Papers

Changes in dietary fat and declining coronary heart disease in Poland: population based study

BMJ 2005; 331 doi: https://doi.org/10.1136/bmj.331.7510.187 (Published 21 July 2005) Cite this as: BMJ 2005;331:187

Dietary fat is not the villain

Dr.
Zatonski and Professor Willett claim that a decrease of saturated fat and an
increase of polyunsaturated fat consumption explain the decrease of coronary
heart disease in Poland.1 However, ecological data are prey to bias
because they are rarely if ever adjusted for confounders. In this case they are
even contradicted by similar studies in the past.
In
a review including 103 time periods in 35 countries I found that in 30 time
periods an increased intake of saturated fat was followed by increased heart
mortality, but after 29 other periods with increased saturated fat consumption
heart mortality was unchanged in six and decreased in 23.2
Zatonski’s
and Willett´s statement that their finding is supported by epidemiological and
clinical evidence is not true either.
In a review of all cohort and case-control studies coronary patients had
eaten more saturated fat than had healthy controls in three cohorts, but in one
cohort they had eaten less and in 22 cohorts and in 6 case-control studies no
difference was found.2 No cohort or case control study has found that
coronary patients have eaten less polyunsaturated fats either; on the contrary,
three cohort studies found that they had eaten more than had their heart-healthy
controls, and in 29 studies no difference was found.2 The absence of
an association between fat intake and coronary disease was recently confirmed in
a large Swedish population study.3 No association has been found
either between intake of dietary fats and degree of atherosclerosis at autopsy.2
M
ost important, two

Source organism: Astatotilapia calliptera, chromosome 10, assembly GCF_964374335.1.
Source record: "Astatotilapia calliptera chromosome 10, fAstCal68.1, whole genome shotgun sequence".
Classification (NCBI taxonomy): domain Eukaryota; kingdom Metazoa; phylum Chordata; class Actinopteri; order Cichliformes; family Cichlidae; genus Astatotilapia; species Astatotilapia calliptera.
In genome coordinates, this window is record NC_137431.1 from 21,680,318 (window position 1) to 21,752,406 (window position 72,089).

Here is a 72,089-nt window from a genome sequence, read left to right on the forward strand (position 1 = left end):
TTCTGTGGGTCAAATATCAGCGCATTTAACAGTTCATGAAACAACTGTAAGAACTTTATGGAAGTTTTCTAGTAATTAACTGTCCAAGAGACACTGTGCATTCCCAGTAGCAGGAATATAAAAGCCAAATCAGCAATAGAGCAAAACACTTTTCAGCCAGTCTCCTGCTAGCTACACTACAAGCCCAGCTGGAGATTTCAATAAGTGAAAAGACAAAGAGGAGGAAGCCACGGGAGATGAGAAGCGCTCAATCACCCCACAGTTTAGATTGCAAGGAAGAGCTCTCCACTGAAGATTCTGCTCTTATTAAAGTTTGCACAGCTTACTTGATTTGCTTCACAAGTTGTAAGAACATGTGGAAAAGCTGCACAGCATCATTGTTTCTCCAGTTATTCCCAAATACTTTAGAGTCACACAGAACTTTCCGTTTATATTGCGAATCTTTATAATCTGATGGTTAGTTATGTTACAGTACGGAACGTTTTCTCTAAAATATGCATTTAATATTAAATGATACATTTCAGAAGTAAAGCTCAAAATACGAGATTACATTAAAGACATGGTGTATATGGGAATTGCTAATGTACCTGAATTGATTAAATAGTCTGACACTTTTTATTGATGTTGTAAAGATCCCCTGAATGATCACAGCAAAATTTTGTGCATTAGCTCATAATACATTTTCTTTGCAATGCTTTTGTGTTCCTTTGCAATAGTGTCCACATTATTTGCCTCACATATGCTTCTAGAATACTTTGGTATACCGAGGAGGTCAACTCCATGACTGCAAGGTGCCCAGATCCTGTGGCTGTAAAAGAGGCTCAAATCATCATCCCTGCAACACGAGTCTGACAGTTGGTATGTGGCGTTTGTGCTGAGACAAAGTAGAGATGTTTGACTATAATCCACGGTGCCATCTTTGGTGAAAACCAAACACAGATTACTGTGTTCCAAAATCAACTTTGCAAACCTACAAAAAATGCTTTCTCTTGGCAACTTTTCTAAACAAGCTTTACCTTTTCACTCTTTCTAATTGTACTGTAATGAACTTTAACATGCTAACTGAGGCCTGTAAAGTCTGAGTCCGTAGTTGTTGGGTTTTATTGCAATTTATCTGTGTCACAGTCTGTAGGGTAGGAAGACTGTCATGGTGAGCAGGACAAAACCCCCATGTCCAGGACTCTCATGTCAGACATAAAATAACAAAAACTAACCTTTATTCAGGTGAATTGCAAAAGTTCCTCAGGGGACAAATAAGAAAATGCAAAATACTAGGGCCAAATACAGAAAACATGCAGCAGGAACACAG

meta-analyses of
all
controlled, randomised dietary trials, in which the only type of intervention
was a lowering of dietary saturated fats and/or an increase of dietary
polyunsaturated fats found that the total number of deaths was identical in the
treatment and the control groups.2,4,5 As usual, epidemiological
studies are bad as proof, but excellent for falsification.
 

  1. Zatonski
    WA, Willett W. Changes in dietary fat and declining coronary heart disease
    in Poland: population based study. BMJ 2005; 331:187-188
  2. Ravnskov
    U. The questionable role of saturated and polyunsaturated fatty acids in
    cardiovascular disease.
    J Clin Epidemiol1998;51: 443-460. 
  3. Leosdottir
    M, Nilsson PM, Nilssson JÅ, Månsson H, Berglund G. Dietary fat intake and
    early mortality patterns – data from The Malmö Diet and Cancer Study.
    J
    Intern Med 2005; 258: 153–165.
  4. Hooper
    L, Summerbell CD, Higgins JPT, Thompson R, Capps NE, Davey Smith G, et al.
    Dietary fat intake and prevention of cardiovascular disease: systematic
    review. BMJ 2001; 322: 757-763
  5. Ravnskov
    U. Diet-heart disease hypothesis is wishful thinking. BMJ 2002; 324: 238.

Competing interests:
None declared

Competing interests: No competing interests

26 July 2005
Uffe Ravnskov
MD, PhD, independent researcher
Magle Stora Kyrkogata 9, 22350 Lund, Sweden
Click to like:
37